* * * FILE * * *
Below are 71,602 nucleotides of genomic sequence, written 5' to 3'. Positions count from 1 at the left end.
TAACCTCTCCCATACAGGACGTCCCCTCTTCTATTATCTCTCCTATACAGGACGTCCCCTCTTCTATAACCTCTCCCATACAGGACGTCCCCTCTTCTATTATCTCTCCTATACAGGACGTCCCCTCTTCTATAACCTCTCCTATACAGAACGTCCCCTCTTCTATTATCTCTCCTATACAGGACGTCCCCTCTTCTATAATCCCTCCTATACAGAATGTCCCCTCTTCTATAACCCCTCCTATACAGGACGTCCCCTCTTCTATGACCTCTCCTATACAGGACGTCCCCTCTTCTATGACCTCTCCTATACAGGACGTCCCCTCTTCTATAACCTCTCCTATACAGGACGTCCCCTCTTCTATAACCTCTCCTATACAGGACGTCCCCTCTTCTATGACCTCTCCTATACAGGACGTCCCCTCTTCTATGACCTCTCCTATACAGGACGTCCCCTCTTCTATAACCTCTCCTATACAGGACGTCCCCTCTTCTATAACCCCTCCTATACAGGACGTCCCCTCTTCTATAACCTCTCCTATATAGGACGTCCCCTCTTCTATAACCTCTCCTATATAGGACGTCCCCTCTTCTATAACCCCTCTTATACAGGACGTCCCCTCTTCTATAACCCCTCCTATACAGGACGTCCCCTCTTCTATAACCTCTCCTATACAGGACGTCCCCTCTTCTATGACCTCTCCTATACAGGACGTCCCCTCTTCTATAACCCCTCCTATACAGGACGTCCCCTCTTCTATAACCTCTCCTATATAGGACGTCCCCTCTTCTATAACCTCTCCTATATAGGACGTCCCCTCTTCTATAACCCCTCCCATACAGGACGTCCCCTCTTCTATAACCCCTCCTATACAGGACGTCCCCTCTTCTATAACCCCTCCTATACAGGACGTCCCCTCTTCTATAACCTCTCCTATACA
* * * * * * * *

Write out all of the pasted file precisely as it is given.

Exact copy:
Below are 71,602 nucleotides of genomic sequence, written 5' to 3'. Positions count from 1 at the left end.
TAACCTCTCCCATACAGGACGTCCCCTCTTCTATTATCTCTCCTATACAGGACGTCCCCTCTTCTATAACCTCTCCCATACAGGACGTCCCCTCTTCTATTATCTCTCCTATACAGGACGTCCCCTCTTCTATAACCTCTCCTATACAGAACGTCCCCTCTTCTATTATCTCTCCTATACAGGACGTCCCCTCTTCTATAATCCCTCCTATACAGAATGTCCCCTCTTCTATAACCCCTCCTATACAGGACGTCCCCTCTTCTATGACCTCTCCTATACAGGACGTCCCCTCTTCTATGACCTCTCCTATACAGGACGTCCCCTCTTCTATAACCTCTCCTATACAGGACGTCCCCTCTTCTATAACCTCTCCTATACAGGACGTCCCCTCTTCTATGACCTCTCCTATACAGGACGTCCCCTCTTCTATGACCTCTCCTATACAGGACGTCCCCTCTTCTATAACCTCTCCTATACAGGACGTCCCCTCTTCTATAACCCCTCCTATACAGGACGTCCCCTCTTCTATAACCTCTCCTATATAGGACGTCCCCTCTTCTATAACCTCTCCTATATAGGACGTCCCCTCTTCTATAACCCCTCTTATACAGGACGTCCCCTCTTCTATAACCCCTCCTATACAGGACGTCCCCTCTTCTATAACCTCTCCTATACAGGACGTCCCCTCTTCTATGACCTCTCCTATACAGGACGTCCCCTCTTCTATAACCCCTCCTATACAGGACGTCCCCTCTTCTATAACCTCTCCTATATAGGACGTCCCCTCTTCTATAACCTCTCCTATATAGGACGTCCCCTCTTCTATAACCCCTCCCATACAGGACGTCCCCTCTTCTATAACCCCTCCTATACAGGACGTCCCCTCTTCTATAACCCCTCCTATACAGGACGTCCCCTCTTCTATAACCTCTCCTATACA